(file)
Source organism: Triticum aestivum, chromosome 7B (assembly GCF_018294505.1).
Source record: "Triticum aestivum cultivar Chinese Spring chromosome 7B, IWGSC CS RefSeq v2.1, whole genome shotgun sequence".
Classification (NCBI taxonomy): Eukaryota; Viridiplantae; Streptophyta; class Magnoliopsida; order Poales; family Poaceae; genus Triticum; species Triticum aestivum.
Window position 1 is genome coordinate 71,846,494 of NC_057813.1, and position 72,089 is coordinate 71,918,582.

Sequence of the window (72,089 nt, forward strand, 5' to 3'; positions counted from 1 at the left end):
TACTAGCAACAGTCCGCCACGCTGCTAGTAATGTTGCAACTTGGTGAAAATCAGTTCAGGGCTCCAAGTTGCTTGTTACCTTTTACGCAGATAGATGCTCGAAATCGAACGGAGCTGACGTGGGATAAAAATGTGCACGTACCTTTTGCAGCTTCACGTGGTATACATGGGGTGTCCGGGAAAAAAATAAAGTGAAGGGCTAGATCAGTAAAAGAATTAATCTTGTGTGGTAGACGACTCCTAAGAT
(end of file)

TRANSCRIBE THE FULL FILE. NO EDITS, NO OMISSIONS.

Source organism: Triticum aestivum, chromosome 7B (assembly GCF_018294505.1).
Source record: "Triticum aestivum cultivar Chinese Spring chromosome 7B, IWGSC CS RefSeq v2.1, whole genome shotgun sequence".
Classification (NCBI taxonomy): Eukaryota; Viridiplantae; Streptophyta; class Magnoliopsida; order Poales; family Poaceae; genus Triticum; species Triticum aestivum.
Window position 1 is genome coordinate 71,846,494 of NC_057813.1, and position 72,089 is coordinate 71,918,582.

Sequence of the window (72,089 nt, forward strand, 5' to 3'; positions counted from 1 at the left end):
TACTAGCAACAGTCCGCCACGCTGCTAGTAATGTTGCAACTTGGTGAAAATCAGTTCAGGGCTCCAAGTTGCTTGTTACCTTTTACGCAGATAGATGCTCGAAATCGAACGGAGCTGACGTGGGATAAAAATGTGCACGTACCTTTTGCAGCTTCACGTGGTATACATGGGGTGTCCGGGAAAAAAATAAAGTGAAGGGCTAGATCAGTAAAAGAATTAATCTTGTGTGGTAGACGACTCCTAAGAT